Merdas's widow, Ouafae Bensamadi, was given a life sentence, and a female acquaintance of hers described as a "fortune-teller" was sentenced to 20 years in jail.
According to media reports of the investigation, Bensamadi had been having an affair with Mouchtari, who killed Merdas with the help of a nephew -- who was sentenced Monday to 30 years in jail.
The motives were "sex, money and vengeance," the stat…

Saudi court begins trial of ISIS member who killed his cousin

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The crime shook the kingdom as it was videotaped, and the man's cousin is seen begging for him not to kill him, repeatedly screaming "enough Saad".
Saudi Arabia's Specialized Criminal Court is commencing the trial of the man accused of murdering his cousin. The crime shook the kingdom as it was videotaped, and the man's cousin is seen begging for him not to kill him, repeatedly screaming "enough Saad". The case also caused outrage as it took place on the 1st day of Eid al-Adha in 2014.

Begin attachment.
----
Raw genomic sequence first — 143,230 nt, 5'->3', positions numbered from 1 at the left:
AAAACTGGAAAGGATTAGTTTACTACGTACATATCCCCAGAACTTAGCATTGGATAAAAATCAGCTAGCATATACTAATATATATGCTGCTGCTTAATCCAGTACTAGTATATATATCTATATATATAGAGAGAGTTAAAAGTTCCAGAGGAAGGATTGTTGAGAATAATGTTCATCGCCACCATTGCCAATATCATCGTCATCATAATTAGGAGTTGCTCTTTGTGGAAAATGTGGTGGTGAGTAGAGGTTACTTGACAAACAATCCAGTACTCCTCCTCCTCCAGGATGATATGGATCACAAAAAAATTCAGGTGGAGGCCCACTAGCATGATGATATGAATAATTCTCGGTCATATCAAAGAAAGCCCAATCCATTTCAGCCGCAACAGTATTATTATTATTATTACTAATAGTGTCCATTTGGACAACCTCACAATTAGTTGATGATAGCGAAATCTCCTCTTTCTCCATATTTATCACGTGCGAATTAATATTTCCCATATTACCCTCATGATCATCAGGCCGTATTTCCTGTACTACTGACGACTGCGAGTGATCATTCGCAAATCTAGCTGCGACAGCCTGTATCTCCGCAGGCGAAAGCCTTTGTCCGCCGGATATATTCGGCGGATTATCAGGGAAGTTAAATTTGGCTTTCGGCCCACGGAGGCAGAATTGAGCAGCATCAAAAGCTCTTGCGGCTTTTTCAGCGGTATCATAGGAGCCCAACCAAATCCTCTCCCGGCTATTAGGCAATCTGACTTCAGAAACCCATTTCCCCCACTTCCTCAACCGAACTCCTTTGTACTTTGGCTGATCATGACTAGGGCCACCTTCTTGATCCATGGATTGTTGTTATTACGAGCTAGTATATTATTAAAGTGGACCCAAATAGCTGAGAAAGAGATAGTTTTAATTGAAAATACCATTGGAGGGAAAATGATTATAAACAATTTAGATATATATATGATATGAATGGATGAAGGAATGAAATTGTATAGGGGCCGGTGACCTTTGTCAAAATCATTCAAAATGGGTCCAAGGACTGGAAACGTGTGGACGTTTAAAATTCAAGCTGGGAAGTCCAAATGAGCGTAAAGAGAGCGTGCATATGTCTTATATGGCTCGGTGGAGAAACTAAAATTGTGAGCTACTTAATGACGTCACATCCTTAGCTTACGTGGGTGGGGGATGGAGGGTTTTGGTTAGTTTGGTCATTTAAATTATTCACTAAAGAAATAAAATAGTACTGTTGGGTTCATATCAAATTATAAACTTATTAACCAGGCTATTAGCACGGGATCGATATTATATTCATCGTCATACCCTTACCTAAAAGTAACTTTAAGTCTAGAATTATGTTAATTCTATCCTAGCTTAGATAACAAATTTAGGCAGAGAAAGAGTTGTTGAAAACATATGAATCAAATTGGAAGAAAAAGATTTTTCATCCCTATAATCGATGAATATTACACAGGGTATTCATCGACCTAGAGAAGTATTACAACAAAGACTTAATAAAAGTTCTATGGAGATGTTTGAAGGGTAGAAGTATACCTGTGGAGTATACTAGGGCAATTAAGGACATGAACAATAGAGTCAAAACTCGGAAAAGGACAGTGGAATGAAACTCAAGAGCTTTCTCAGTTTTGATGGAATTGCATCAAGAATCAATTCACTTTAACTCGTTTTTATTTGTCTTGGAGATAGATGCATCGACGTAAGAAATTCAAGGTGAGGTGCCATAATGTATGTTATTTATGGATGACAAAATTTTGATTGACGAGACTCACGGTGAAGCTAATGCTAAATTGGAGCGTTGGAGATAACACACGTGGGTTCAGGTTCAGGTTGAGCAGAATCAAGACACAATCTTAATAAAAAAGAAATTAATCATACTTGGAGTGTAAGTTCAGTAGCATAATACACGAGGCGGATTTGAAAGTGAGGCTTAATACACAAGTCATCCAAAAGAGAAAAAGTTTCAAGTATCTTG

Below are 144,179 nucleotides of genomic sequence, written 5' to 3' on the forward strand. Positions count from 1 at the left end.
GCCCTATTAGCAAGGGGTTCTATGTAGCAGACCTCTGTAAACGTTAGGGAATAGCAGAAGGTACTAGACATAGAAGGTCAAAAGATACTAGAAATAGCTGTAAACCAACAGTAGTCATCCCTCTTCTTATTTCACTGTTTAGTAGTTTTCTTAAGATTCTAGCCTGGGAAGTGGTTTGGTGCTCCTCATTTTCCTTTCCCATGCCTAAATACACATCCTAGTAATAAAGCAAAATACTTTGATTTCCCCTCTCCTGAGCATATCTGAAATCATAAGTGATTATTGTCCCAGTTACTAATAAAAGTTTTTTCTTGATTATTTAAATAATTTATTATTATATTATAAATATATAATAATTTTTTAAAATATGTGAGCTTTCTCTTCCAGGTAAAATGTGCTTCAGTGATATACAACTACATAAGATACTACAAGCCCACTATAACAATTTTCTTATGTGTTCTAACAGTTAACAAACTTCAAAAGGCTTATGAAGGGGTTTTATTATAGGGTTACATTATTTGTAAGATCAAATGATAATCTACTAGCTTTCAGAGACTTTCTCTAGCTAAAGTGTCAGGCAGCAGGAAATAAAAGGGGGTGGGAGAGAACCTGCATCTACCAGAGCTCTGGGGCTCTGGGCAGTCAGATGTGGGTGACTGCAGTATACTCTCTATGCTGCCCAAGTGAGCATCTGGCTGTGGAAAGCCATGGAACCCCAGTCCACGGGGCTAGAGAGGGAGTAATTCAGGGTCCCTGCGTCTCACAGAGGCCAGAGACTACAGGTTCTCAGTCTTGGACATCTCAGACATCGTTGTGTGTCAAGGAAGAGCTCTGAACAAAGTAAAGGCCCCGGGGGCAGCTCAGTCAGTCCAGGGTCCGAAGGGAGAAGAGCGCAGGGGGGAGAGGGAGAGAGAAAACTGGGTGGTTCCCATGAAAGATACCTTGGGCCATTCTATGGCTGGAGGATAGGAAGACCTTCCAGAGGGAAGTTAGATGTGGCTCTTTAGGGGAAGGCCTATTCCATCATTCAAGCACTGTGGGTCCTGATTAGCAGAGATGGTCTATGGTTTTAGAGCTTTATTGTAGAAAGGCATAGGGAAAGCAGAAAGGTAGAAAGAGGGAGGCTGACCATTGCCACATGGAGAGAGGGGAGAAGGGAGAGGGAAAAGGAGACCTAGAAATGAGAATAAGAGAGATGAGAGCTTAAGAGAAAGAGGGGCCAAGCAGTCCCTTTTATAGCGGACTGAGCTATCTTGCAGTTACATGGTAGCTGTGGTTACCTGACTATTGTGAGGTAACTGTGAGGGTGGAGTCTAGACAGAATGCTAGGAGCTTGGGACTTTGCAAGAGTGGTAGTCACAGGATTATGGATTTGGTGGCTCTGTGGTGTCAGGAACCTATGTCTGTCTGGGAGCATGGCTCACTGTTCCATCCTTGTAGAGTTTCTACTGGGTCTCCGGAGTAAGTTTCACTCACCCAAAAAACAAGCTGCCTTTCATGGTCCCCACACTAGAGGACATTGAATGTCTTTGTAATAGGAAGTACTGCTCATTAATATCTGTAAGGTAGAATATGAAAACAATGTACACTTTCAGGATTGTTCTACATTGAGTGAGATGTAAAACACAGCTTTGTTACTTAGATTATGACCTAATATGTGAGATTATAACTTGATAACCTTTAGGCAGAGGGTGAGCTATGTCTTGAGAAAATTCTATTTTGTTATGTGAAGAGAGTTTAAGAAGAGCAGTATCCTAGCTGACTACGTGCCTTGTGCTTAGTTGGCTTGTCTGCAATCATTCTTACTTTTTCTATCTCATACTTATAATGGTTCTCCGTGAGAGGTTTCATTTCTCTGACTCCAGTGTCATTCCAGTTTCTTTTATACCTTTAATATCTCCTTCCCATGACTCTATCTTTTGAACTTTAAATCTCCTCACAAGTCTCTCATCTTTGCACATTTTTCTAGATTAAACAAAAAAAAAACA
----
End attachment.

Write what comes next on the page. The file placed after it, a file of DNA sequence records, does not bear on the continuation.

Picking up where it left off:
Abdul Aziz bin Batel, a lawyer and legal adviser, told Al Arabiya that what the criminal did is a sign of cruelty and corruption in the land, where he purposefully killed a tied up, innocent soul.
Batel said that according to judiciary laws, he who betrays and kills a person who entrusted him should be sentenced to death, with no punishment or amnesty to be accepted by any means.
The General Authority of the Supreme Court studied the case to find the most fitting punishme…

India: Experts say lethal injection is not an alternative to hanging

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Although the law commission report discussed whether the discretion of mode of execution should lie with the judge or the convict, the question of who would provide the injections to convicts remains unanswered.